I wrote a few months ago why I was teaching myself French. Apart from being a pretty language, French has some practical and sentimental values to me. However, learning all by myself is not that efficient. I've yet to dive into the ocean of French language. Although I do watch French films almost everyday, granted not to learn French per say, still they help. Also many polyglots suggest not to bother with the grammar but I can't really help it. If I don't know something, chances are, I'll never be able to grasp it clearly and effectively.
But handling French grammar books ain't going that well. French can be quite weird! I don't mean bad by weird, rather quite peculiar and unique in some ways.
For example, how do you write 89 in English? Eighty and nine, right? In Bangla, it is also similar, eighty and nine. French, however, would say it this way - Four times twenty and nine!
The biggest wall I've faced so far is French genders. What's so tough about French genders is that — every single word is divided into two genders, masculine and feminine, and the words or the objects they represents do not have to have a sex to have a gender. I'm not talking about humans, professions and such only, they're relatively easier, rather inanimate objects such as bus, trains, books. Even nature or cultures have genders! And if you take by the meaning, you cannot guess their gender. For instance, Le danger (danger) is a masculine word (le being the definite masculine article) but La mort (death) is feminine. Rent is masculine, but Share is feminine. Wine is masculine while beverage is feminine.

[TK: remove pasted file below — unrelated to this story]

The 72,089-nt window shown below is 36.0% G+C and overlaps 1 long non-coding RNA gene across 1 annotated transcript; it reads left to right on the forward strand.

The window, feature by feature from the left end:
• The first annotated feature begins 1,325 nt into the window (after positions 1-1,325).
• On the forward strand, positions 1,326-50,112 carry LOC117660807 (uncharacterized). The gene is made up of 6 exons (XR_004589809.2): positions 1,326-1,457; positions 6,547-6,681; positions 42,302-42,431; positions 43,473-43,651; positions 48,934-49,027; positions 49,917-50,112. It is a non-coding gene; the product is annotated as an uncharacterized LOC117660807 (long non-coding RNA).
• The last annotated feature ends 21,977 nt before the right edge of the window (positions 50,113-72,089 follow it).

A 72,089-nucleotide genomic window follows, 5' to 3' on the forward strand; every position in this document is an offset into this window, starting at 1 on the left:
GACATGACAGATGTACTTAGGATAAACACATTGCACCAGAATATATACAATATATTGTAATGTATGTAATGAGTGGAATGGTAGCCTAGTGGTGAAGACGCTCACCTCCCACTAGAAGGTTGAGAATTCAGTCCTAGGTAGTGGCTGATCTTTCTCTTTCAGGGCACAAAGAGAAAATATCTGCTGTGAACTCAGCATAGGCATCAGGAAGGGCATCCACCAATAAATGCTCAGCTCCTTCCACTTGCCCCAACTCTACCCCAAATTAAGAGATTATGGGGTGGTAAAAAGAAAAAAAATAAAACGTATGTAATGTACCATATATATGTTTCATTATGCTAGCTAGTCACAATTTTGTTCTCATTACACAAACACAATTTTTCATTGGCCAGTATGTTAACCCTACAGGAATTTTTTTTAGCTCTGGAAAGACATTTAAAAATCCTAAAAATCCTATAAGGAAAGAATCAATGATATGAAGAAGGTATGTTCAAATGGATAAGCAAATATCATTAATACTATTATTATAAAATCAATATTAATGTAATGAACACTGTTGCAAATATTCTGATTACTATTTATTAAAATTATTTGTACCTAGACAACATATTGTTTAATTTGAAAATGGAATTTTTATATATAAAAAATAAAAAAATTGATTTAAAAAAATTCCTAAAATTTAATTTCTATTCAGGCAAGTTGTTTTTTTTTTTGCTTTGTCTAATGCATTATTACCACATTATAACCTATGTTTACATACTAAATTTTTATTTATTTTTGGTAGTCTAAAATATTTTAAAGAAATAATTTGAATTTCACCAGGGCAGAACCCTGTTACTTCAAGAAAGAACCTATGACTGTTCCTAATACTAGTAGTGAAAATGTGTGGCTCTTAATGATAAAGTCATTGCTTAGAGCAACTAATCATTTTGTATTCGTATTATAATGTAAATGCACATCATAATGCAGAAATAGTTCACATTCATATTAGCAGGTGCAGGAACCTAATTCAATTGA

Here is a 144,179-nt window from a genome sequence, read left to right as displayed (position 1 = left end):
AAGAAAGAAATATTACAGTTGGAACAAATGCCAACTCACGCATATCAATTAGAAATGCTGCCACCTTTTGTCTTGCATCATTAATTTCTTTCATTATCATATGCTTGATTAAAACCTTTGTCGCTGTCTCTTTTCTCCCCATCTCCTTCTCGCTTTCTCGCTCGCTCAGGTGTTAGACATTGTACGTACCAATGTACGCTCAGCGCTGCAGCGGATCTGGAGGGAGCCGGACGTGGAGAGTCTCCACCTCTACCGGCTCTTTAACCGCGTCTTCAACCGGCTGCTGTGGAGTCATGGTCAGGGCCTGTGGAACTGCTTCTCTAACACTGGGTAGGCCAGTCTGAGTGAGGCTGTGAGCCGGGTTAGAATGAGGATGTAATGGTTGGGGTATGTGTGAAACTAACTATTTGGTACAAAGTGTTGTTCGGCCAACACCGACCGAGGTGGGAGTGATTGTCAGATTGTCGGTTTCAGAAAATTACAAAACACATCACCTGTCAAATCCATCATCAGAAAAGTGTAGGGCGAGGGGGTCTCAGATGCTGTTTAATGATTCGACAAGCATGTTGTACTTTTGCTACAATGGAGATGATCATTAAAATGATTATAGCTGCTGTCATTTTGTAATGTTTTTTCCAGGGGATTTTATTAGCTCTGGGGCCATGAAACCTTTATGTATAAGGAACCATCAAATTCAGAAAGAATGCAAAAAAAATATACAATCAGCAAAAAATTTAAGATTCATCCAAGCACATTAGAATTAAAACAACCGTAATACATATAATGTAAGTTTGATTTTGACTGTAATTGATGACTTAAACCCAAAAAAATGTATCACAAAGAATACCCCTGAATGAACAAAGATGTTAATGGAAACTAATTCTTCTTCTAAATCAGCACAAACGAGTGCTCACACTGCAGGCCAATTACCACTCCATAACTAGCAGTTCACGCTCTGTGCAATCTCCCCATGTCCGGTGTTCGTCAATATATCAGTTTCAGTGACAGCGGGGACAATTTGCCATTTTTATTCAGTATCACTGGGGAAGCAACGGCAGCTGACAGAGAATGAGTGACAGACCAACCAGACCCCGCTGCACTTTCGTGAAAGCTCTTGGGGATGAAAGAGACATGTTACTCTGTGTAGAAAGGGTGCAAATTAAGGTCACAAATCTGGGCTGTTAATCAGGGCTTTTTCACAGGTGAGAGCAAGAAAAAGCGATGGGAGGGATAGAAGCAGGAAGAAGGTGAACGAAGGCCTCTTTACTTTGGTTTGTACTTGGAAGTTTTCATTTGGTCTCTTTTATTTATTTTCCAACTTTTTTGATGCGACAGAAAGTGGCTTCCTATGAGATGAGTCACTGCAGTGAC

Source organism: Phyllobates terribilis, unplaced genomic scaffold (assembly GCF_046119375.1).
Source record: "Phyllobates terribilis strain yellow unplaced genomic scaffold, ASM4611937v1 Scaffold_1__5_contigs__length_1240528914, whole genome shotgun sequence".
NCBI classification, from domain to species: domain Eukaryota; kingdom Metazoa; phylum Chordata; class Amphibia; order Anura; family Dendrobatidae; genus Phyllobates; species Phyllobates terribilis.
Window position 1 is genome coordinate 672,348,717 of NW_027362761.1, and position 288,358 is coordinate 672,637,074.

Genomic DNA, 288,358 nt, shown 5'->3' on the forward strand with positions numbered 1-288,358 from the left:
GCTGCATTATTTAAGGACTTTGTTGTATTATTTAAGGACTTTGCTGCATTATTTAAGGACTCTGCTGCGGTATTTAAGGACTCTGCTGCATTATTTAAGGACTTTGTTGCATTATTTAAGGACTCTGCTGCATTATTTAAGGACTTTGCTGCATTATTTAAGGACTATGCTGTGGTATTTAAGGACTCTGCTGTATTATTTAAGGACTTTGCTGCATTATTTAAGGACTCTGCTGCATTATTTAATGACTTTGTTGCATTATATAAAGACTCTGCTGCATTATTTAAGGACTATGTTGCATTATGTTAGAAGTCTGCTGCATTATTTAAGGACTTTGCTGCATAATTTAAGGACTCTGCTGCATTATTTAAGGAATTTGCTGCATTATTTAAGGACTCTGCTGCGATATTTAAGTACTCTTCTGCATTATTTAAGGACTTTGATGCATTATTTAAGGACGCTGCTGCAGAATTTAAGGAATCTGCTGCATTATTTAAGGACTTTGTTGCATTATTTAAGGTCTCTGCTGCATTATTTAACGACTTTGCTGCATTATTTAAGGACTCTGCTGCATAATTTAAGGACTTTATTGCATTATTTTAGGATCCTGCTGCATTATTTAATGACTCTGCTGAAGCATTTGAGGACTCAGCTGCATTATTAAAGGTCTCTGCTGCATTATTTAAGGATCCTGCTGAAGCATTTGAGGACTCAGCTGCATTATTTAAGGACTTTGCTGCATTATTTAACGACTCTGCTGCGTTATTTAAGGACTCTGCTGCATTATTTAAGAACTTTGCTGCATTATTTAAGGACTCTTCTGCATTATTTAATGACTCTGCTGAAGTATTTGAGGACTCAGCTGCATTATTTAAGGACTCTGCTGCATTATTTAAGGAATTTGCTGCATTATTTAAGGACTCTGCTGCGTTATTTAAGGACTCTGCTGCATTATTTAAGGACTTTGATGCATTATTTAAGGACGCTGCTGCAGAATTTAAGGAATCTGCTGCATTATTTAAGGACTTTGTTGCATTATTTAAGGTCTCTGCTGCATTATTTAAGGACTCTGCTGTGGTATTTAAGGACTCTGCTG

Of course, there are tons of rules to why these words are considered as masculine or feminine, like words ending with -isme is likely to be masculine, but even these prefixes and suffixes are too many to memorize for me. Not to mention, almost all rules have their exceptions.
I hear Canadians are doing something revolutionary, feminization of professions. Before, the language always used masculine nouns even when the profession is practiced by women too. So that's one more exception to consider.
I read through the rules anyway, mostly because many of them had examples to read and picked up a lot of words along the way. Not sure how many are still in my head though. For Voltaire's sake, I still mistake the gendered article when mentioning names of my favorite French movies! As I see it, this will only stick if I practice enough. Memorizing rules won't take me anywhere.
I've heard about another approach recently — that is to memorize 1000 most useful words of any language you're trying to learn. I can see why this is beneficial, we don't usually use fancy words when communicating, not always anyway. Still the challenge would be picking the most useful 1000 words. The list varies, I checked. This is the grinding part of learning I suppose!
I've writing down words on sticky pads and shoving them on things they represent — to help them pop up my field of sight. So far, this has been a successful method.
Well, that's it for now, I'll update once I'm done with those 1K words! Au Revoir!
You can read my film and literature related articles on my hive blog page.